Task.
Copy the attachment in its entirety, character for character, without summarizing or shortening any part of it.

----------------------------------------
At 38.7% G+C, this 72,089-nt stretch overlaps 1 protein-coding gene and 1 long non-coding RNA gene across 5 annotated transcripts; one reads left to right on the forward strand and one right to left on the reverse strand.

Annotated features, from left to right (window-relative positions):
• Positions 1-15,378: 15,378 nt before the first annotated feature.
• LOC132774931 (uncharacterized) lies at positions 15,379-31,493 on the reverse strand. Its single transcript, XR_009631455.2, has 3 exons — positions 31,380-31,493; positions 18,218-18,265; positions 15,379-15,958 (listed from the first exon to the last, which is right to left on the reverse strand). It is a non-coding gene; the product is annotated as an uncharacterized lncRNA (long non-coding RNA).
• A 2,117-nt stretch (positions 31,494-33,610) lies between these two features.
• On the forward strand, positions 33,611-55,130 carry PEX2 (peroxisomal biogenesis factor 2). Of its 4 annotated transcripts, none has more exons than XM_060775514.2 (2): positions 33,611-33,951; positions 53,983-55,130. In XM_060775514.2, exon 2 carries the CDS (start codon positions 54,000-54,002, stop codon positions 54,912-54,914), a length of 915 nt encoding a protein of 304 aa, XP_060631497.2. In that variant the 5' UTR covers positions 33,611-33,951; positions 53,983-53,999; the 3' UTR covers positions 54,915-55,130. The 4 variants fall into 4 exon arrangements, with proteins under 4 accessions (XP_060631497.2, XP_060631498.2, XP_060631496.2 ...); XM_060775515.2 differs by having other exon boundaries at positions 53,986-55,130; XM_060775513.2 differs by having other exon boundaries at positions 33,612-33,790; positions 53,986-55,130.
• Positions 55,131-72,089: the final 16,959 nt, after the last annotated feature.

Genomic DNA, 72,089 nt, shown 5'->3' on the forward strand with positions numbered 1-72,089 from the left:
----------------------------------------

At 38.7% G+C, this 72,089-nt stretch overlaps 1 protein-coding gene and 1 long non-coding RNA gene across 5 annotated transcripts; one reads left to right on the forward strand and one right to left on the reverse strand.

Annotated features, from left to right (window-relative positions):
• Positions 1-15,378: 15,378 nt before the first annotated feature.
• LOC132774931 (uncharacterized) lies at positions 15,379-31,493 on the reverse strand. Its single transcript, XR_009631455.2, has 3 exons — positions 31,380-31,493; positions 18,218-18,265; positions 15,379-15,958 (listed from the first exon to the last, which is right to left on the reverse strand). It is a non-coding gene; the product is annotated as an uncharacterized lncRNA (long non-coding RNA).
• A 2,117-nt stretch (positions 31,494-33,610) lies between these two features.
• On the forward strand, positions 33,611-55,130 carry PEX2 (peroxisomal biogenesis factor 2). Of its 4 annotated transcripts, none has more exons than XM_060775514.2 (2): positions 33,611-33,951; positions 53,983-55,130. In XM_060775514.2, exon 2 carries the CDS (start codon positions 54,000-54,002, stop codon positions 54,912-54,914), a length of 915 nt encoding a protein of 304 aa, XP_060631497.2. In that variant the 5' UTR covers positions 33,611-33,951; positions 53,983-53,999; the 3' UTR covers positions 54,915-55,130. The 4 variants fall into 4 exon arrangements, with proteins under 4 accessions (XP_060631497.2, XP_060631498.2, XP_060631496.2 ...); XM_060775515.2 differs by having other exon boundaries at positions 53,986-55,130; XM_060775513.2 differs by having other exon boundaries at positions 33,612-33,790; positions 53,986-55,130.
• Positions 55,131-72,089: the final 16,959 nt, after the last annotated feature.

Genomic DNA, 72,089 nt, shown 5'->3' on the forward strand with positions numbered 1-72,089 from the left: